By Ilene Strizver
If you’re a graphic designer and work on a Macintosh system, chances are you typically use PostScript® Type 1 fonts. If you primarily do web design, or work on a Windows machine, you probably use your share of TrueType fonts. Both formats have their advantages and disadvantages, but now there’s OpenType – offering the best of both worlds, and much more.
OpenType is a kind of superset of Type 1 and TrueType font formats, with added enhancements. It is backward-compatible with applications that support Type 1 and TrueType fonts (including design applications and printer drivers), and you can mix OpenType fonts with other font formats without a problem.
OpenType also offers some remarkable new features that require OpenType-compatible applications. (If you’re using the latest version of your operating system and applications, you may already have this capability – check with the manufacturers to be sure.) Three of these new features that are of particular benefit to designers are multi-platform support, expanded character sets and glyph substitution. Let’s look at them one by one.
Multi-platform support means that the same OpenType font will run on both Mac and Windows operating systems. This is a real convenience if your work environment uses both platforms, or if you use one system at the office and another at home.
With the consistent character encoding inherent in multi-platform support, many problems associated with transferring documents from Mac to PC (or vice-versa) will go away. If you’ve ever had apostrophes and f-ligatures turn into question marks and accented cap ‘O’s when opening a file on a different platform, you’ll be singing Open Type’s praises – and saying goodbye to the never-ending game of search and replace!
Expanded character sets. OpenType fonts allow type designers and foundries to include many more characters than the 256 permitted in Type 1 and TrueType fonts. An OpenType font could conceivably include old style figure true-drawn small caps, extended ligature sets, swash and alternate characters, fractions, ordinals, proportional and tabular figures, dingbats and symbols, as well as extensive foreign language characters, all in one font. As type manufacturers start to take advantage of this feature, designers will find it far easier to access these “extras,” which previously required the use of extended, alternate or expert set fonts.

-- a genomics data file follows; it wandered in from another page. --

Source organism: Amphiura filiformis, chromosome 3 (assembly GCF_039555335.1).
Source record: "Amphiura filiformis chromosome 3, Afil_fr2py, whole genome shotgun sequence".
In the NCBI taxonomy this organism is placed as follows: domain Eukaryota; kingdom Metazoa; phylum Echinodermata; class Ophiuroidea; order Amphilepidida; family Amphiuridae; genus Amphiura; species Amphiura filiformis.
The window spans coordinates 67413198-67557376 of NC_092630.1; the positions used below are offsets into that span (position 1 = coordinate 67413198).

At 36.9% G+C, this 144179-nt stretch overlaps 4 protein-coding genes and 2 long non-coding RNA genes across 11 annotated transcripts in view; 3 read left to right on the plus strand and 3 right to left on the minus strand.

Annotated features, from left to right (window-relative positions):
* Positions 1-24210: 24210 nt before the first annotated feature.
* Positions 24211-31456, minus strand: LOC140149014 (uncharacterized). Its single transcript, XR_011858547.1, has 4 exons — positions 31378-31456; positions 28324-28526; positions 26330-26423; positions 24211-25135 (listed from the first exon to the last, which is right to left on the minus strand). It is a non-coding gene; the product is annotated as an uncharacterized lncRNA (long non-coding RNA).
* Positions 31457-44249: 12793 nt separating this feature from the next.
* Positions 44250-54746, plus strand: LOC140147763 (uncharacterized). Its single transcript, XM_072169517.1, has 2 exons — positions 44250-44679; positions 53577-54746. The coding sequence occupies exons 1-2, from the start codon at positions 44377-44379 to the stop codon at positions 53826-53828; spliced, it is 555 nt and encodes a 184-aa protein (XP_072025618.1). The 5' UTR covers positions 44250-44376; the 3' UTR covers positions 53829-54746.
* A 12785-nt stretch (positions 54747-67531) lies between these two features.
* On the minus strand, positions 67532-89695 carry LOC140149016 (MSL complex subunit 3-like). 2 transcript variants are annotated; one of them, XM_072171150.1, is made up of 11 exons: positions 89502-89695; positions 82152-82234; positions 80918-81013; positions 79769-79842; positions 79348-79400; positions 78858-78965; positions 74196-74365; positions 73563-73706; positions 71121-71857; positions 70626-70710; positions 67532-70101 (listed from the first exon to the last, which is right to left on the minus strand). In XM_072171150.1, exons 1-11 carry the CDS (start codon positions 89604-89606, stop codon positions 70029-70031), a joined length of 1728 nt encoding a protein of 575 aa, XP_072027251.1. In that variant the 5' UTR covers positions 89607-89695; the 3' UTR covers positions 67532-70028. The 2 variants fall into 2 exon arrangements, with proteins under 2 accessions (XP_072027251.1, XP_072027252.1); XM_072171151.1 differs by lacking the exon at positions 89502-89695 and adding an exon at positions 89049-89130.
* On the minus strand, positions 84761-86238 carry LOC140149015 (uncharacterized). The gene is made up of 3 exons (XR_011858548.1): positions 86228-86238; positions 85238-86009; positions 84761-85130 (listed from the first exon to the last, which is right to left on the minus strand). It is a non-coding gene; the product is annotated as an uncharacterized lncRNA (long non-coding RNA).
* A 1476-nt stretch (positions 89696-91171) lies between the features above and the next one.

Remember, although the “basic” OpenType font will work perfectly with older applications, the expanded character set feature is only accessible by software that supports OpenType.
Glyph substitution. Believe it or not, OpenType fonts have a sort of built-in “brain,” and know when to insert some of those ligatures, swashes or special characters they often come jam-packed with. For instance, some swash characters are intended only for the beginning or the end of a word, to avoid crashing into adjacent letters. When the glyph substitution feature is turned on in an OpenType-compatible application, the correct swash will be inserted automatically. If the copy is changed, the swash character will change along with it.
When many alternates are available in a font, glyph substitution can get a bit more complicated. Here’s where your brain has to take over: make sure that the characters automatically inserted by your application are the ones you want. Some manual tweaking will occasionally be necessary, although this is easy to do once you become familiar with the process.
Availability. A growing number of fonts are available in OpenType format. Some are new releases, while others are existing fonts that have been remanufactured. Sometimes these reissues are generously stocked with additional characters, such as alternates, swashes, small caps and old style figures, but sometimes not. If these extra characters are important to you, do your research carefully before buying to find out which additional characters are available with each font.
How do I decide?
OpenType fonts are ideal for users with cross-platform requirements, or designers who want to try out some of OpenType’s enhanced type-handling technology. Remember to check your operating system and design applications for OpenType compatibility before trying OpenType’s advanced features.
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- Editor’s Note:Ilene Strizver, founder of The Type Studio, is a typographic consultant, designer and writer specializing in all aspects of typographic communication. She conducts Gourmet Typography workshops internationally. Read more about typography in her latest literary effort, Type Rules! The designer's guide to professional typography, 4th edition, published by Wiley & Sons, Inc. This article was commissioned and approved by Monotype Imaging Inc.